Healthy Living

Light Therapy for Insomnia

Insomnia: Light Therapy

Diagnosis and treatment of insomnia can be a daunting task, especially for the affected individuals who have limited knowledge about the disorder. Among the various treatments that have been recommended by specialists, one of the most effective is light therapy.

Light therapy prescribed by a specialist is ideal for the treatment of insomnia. In cases involving severe insomnia, it is always recommended to seek the professional advice of psychiatrists or specialized doctors. This article is focused on exploring the activities and procedures followed in light therapy for treating insomnia.

To acquaint you with the concept, light therapy is a powerful treatment for symptoms that may come about as a result of insomnia such as the inability to sleep and depression. To treat these symptoms, experts prescribe a particular time of day and duration necessary for the patients’ exposure to light of certain wavelengths. The design of light therapy filters ultraviolet rays and makes use of visible light for treatment. Before you adopt this technique, it is very important that you do it under the supervision of a doctor or other qualified professional. Some of the devices used in light therapy sessions are:

  • Light box
  • Desk lamps
  • Dawn simulators
  • Light visor

Light Box

A light box simulates outdoor light. Treatment occurs with the patient being several inches away but facing the direction of the box. As you do other activities, the light is detected by your eyes, which in turn, regulates the rhythmic body systems that cause sleep.

Treatment sessions last between 15-30 minutes. An individual may require a couple of sessions daily. The number of sessions is determined by the individual’s needs, the strength of light, and their body's response. It is important that people are exposed to the right amount of light at the recommended duration and time of day.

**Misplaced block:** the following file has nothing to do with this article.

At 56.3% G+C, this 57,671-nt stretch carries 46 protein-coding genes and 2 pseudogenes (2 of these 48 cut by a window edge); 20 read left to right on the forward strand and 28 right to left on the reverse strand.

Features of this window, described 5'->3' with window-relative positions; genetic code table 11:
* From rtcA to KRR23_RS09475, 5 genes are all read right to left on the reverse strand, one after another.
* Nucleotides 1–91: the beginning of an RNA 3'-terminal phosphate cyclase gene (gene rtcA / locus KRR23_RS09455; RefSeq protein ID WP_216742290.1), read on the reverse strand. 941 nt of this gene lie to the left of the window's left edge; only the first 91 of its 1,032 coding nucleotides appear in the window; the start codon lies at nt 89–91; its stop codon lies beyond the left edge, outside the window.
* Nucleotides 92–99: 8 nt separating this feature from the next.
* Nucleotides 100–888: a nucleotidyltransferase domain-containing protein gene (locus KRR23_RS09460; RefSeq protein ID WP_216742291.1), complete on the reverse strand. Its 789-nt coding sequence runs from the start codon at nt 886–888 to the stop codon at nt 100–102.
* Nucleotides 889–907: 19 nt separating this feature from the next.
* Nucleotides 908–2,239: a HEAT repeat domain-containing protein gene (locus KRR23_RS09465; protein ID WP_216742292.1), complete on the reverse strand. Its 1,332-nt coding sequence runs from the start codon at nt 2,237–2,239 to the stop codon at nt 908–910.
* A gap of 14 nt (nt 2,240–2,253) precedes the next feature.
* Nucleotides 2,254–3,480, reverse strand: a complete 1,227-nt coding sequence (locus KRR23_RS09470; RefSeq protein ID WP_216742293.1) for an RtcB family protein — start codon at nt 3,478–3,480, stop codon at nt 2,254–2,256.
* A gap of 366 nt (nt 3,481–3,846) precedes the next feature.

Light therapy has proven to be beneficial for those suffering from dizziness and body fatigue. Not only does this therapy help increase focus, but it also proves to be vital for maintaining proper vision.  

Desk Lamps

Designed to look exactly like normal lamps, desk lamps serve the same purpose as light boxes. They are ideal for use in the office setting. Desk lamps offer the best light therapy and act as natural sleep aids to help the body maintain and regulate its circadian rhythms.

Regulating these rhythms significantly improves sleep patterns, cognitive functions, and energy levels. Choosing a natural sleep aid for sleeplessness means you won’t feel the morning wooziness or other side effects that come with so many prescription-based sleep drugs. The desk lamp helps align the natural body clock, so that one may experience restful sleep and energized mornings.

Dawn Simulators

These light sources are designed to mimic morning sunrise by changing a dark room to being brighter for a specified period. In recent years, manufacturers of dawn simulators have improved their devices, making them increasingly user-friendly. Because dawn simulation requires less active effort, a user may be more compliant with using it consistently. This is suitable for individuals who find dawn simulators helpful before they wake up.